We’ve see plenty of oddball helmets. Many are fakes or bad copies, but then occasionally we come across something that seems completely wrong but yet doesn’t exactly seem like someone was trying to fake anything.
The most recent example is this apparently “homemade” North Vietnamese sun helmet. It came from a reader, whose said her father had bought it at least 20 to 25 years ago. This would have still been long after hostilities ended, and in truth before the current wave of surplus and outright fakes has flooded the collector market. It is simply put a helmet that could be many things, but what exactly is the mystery?
An American Army tropical “Pressed Fiber” helmet and mosquito net from the Vietnam War era of the late 1960s (Author’s Collection)
The military sun helmet was introduced to save lives, not from bullets or even spears but from quite literally from the sun. The European soldiers – first the British but later the French, Belgian, Spanish, Portuguese and Germans – fell victim to sun stroke and heat stroke in their respective newly obtained colonies. The sun helmet offered protection from the sun and along with better tropical clothing likely helped save countless lives beginning in the second half of the 19th century.
The other problem facing soldiers as well as diplomats, colonists and workers was tropical disease. Among the most deadly was yellow fever. Even today in many tropical regions – especially Africa and South America – yellow fever continues to be a major problem. Today nearly a billion people live in an area of the world where the disease is common. Yellow fever originated in Africa but spread to South America through the slave trade in the 17th century, and since that time there have been major outbreaks in the Americas, Africa and even Europe. Continue reading →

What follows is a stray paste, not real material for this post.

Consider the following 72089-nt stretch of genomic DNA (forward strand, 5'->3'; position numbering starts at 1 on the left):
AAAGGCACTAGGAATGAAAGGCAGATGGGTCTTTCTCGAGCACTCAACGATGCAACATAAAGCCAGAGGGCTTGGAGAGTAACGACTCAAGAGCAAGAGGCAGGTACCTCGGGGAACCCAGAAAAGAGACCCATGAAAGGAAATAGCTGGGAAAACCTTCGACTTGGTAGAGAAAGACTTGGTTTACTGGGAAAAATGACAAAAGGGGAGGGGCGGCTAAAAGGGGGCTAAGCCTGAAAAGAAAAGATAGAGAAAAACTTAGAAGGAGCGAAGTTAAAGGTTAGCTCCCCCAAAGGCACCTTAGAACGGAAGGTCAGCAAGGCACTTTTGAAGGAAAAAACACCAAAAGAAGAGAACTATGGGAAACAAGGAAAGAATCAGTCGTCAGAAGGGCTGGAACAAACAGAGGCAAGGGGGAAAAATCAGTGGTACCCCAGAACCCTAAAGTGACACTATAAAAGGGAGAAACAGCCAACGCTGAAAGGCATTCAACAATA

This was the standard pattern used by the Afrika Korp. While most of these were made of cork, there are many examples that were apparently made of weaved straw with wicker support. This example, while in bad condition offers an excellent look at the “inside” of the helmet
While sola pith and cork are among the most commonly used materials in the construction of sun helmets, straw weave and wicker were used at times as an ersatz material, especially in wartime. We previously noted two examples of British-made Wolseley straw helmets in the collection of Stuart Bates. While these are the only two known surviving examples of British straw helmets of this pattern, there are many surviving examples of straw helmets from other countries.
How many of these helmets were produced remains a mystery, but surviving examples given an indication that serious craftsmanship went into their construction. Continue reading →